St. Patrick’s Day, Ireland’s national holiday, is a quintessential American holiday as well. Over two million people typically turn out to watch New York’s annual St. Patrick’s Day Parade. In Chicago, the city dyes the Chicago River green each year to mark the holiday.

The centrality of St. Patrick’s Day in the U.S. points to a tragic history. Between 1845 and 1849, the Irish Potato Famine saw a plant disease ravage potato crops throughout Ireland. Already a poor country whose lower classes subsisted almost entirely on potatoes, the loss of potato crops had dire consequences: about one million people starved to death, and up to two million people emigrated from Ireland. Even after the famine subsided, Ireland never recovered, continuing to lose numbers as people left the depressed land and tried their luck abroad.

The Famine Sculptures, by Rowan Gillespie

Millions of Irish immigrants poured into Britain, the United States and other countries. Today, nearly 35 million Americans claim Irish heritage, over seven times the population of Ireland itself. As the community has flourished, many inside Ireland and the United States have memorialized those who died in the famine and thanked those who helped. Many of those who helped Ireland the most in her darkest hour of need were Jews.

“In some of the conventional histories, the story of the contributions of the Jewish community here has been lost to sight over the years,” Niall Burgess, former Consul General of Ireland in New York, has explained. In recent years, historians have uncovered just how much the world Jewish community came to Ireland’s aid.

“There is but one connecting link between us and the sufferers… That link, my brethren, is humanity.” So explained Jacques Judah Lyons, the chazzan of Sheareith Israel synagogue in Manhattan in a specially called meeting the evening of March 8, 1847. The crowd raised hundreds of dollars, a huge sum at the time. (Mr. Lyons’ niece was Emma Lazarus, the author of the famous “Give me your tired” poem written at the base of the Statue of Liberty.)

A nearby synagogue, Shaarey Tefila, had recently been established in New York, and one of its first activities was to hold a fundraising drive of its own, raising about $1,000 for Ireland. This translates to over $80,000 today.

Tragically, these amounts were among the largest donations received by those starving in Ireland. Many people at the time lacked sympathy for Ireland, viewing the famine there as a predictable result of what they viewed as flaws of the lower classes, including a lack of sophistication and high birth rates. The London Times urged readers not to donate at all, pronouncing that sending funds to Ireland was akin to throwing money away in an “Irish bog”.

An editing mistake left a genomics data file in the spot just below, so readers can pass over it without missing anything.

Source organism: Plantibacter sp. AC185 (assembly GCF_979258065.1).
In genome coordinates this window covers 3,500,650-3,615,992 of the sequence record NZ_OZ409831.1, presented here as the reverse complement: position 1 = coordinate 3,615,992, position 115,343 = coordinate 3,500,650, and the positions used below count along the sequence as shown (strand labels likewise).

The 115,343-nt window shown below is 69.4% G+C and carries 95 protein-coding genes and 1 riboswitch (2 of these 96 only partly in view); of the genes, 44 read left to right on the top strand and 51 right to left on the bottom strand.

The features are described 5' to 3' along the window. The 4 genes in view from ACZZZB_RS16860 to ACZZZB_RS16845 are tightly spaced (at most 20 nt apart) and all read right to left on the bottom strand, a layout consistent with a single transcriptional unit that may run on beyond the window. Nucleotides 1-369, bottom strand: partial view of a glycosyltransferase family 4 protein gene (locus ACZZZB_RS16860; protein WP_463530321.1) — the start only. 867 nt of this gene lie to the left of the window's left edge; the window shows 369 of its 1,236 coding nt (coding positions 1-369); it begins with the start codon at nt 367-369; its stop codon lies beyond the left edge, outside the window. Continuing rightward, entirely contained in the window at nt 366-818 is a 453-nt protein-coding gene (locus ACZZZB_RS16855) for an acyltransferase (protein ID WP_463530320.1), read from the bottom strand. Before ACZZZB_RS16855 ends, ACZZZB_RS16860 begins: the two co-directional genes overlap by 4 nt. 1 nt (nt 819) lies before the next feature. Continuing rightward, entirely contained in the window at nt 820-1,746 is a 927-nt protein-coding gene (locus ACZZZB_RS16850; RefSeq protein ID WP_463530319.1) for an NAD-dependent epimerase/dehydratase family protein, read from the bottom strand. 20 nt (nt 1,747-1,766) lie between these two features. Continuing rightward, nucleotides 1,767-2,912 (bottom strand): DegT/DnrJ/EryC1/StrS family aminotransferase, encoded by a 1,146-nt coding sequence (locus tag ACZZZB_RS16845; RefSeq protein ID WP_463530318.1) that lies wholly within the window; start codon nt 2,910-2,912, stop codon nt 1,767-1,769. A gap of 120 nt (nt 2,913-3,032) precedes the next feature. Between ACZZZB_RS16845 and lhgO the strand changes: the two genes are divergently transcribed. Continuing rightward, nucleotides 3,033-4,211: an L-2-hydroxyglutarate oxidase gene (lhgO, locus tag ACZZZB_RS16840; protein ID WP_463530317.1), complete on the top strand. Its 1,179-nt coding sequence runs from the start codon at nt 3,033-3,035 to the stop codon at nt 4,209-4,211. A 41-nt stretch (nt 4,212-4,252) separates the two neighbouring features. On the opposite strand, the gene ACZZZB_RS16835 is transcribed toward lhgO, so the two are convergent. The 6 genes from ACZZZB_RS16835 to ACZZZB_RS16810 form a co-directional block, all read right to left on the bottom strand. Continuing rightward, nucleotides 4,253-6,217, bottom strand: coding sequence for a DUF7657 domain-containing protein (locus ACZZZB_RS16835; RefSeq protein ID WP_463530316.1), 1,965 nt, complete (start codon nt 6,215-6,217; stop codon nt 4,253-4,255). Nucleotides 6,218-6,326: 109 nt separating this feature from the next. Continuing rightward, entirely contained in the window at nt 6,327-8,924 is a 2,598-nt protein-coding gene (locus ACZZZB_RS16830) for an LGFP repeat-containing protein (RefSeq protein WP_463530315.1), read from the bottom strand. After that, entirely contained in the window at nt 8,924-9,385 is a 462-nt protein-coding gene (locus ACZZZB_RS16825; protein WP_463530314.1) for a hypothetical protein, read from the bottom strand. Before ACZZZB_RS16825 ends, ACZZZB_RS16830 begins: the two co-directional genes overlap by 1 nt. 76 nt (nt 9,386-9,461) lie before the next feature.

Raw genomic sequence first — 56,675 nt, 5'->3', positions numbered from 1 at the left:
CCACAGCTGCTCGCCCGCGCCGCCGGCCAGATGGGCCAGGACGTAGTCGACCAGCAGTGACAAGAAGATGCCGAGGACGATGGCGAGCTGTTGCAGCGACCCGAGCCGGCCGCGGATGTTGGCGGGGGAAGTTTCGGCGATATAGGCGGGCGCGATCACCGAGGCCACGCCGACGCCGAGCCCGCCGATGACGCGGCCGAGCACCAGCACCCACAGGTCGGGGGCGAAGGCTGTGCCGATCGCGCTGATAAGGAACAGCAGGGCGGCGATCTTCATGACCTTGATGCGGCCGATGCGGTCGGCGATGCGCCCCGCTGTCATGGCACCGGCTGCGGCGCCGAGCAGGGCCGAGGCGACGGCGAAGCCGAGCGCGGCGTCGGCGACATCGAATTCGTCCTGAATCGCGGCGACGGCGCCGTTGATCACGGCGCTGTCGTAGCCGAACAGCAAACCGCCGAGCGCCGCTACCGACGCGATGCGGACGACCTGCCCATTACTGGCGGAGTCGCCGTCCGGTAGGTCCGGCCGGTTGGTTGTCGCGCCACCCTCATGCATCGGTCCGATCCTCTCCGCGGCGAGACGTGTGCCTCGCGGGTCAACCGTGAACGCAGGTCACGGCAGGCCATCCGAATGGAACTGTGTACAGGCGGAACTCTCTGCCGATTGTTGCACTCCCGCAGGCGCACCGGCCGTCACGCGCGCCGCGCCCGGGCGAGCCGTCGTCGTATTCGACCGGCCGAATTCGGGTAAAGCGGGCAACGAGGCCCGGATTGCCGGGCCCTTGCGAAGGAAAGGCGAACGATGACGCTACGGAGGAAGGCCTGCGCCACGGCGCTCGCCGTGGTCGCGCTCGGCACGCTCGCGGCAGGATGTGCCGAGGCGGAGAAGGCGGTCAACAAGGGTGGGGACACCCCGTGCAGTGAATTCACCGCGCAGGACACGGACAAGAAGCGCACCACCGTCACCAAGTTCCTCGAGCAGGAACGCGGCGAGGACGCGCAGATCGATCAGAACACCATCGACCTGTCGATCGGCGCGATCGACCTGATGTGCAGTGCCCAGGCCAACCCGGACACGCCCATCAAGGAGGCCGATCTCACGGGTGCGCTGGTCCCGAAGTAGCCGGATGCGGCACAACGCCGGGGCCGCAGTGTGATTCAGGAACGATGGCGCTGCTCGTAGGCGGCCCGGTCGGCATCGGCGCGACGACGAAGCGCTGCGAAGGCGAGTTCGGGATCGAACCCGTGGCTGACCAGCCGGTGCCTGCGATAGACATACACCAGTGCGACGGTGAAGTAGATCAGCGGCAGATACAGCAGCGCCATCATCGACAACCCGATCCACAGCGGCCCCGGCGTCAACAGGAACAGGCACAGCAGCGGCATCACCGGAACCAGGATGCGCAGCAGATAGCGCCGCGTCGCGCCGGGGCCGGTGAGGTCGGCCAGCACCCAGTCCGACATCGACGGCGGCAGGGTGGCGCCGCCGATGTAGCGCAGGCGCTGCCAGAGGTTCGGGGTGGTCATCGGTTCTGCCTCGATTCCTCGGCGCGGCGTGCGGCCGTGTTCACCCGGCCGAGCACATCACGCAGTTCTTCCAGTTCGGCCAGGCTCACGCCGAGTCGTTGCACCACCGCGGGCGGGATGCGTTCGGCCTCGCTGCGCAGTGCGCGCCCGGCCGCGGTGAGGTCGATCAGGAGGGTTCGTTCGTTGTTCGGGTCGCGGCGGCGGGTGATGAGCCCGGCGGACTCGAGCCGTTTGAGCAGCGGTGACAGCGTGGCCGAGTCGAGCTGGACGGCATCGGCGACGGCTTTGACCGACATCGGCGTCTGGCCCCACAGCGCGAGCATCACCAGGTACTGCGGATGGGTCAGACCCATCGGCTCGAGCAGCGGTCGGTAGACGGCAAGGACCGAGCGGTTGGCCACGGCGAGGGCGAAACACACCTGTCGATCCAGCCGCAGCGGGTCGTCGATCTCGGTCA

As millions of Irish starved, U.S. President James Polk pledged the shockingly small sum of $50 for famine relief. Queen Victoria, whose British Empire ruled Ireland, was the largest single donor, pledging only £2,000. The 24-year-old Sultan of Turkey was moved to pledge £10,000 in aid, but reduced this to £1,000 when he found out how little Queen Victoria was sending.

Against this background of inadequate donations, it was a prominent London Jew, Baron Lionel de Rothschild, who founded a durable organization that would become the largest agency providing funds that were desperately needed in Ireland.

Lionel de Rothschild was a proud Jew at a time when Jews were generally excluded from public roles. In 1847 he became the first Jew elected to Britain’s Parliament; he refused to remove his hat and to take a Christian oath to assume his seat. (He eventually took his seat in 1858, after being re-elected four times, when a change in laws allowed him to retain his top hat and avoid taking a Christian oath.)

On January 1, 1847, Lionel de Rothschild convened a meeting in his home to address the famine in Ireland. A number of London Jews were present, including Rothschild’s brother Mayer, as well and David Solomon, an advocate for Jewish rights in England the first Jewish Lord Mayor London. Together, they formed the British Association for the Relief of Distress in Ireland and the Highlands of Scotland, also known sometimes as the British Relief Association.

Lionel de Rothschild

They appealed for donations across the world. Over 15,000 individuals contributed and the Association raised about £600,000. The group became the largest aid donor to Ireland, and Baron Rothschild oversaw the opening of schools and distribution centers to provide food across Ireland.

For years, the contribution of Jews to Ireland’s famine relief was little noted. That changed in 2010 when Mary McAleese, then President of Ireland, visited New York and formally thanked the Jewish community there for their help during Ireland’s time of crisis. She visited Shearith Israel and thanked both them and Shaarey Tefila for the funds they’d sent over 163 earlier.

Speaking at a national famine memorial in Ireland, President McAleese lamented that “there were many who should have helped but did not or who responded very inadequately” during the famine. She then told her compatriots about the visit she’d made to the synagogues in New York and the way they came to Ireland’s aid: “There were others who came to Ireland’s help because they were moved by compassion and human kindness.”

Rabbi Tarfon advised, “You are not required to complete the task, yet you are not free to withdraw from it” (Pirkei Avot 2:21). In the 1840s, in Ireland’s hour of greatest need, Jews in Britain, the United States and elsewhere heeded that call, donating money and working to alleviate some of the suffering of the Irish Potato Famine. We can be proud of our great great grandparents’ actions today.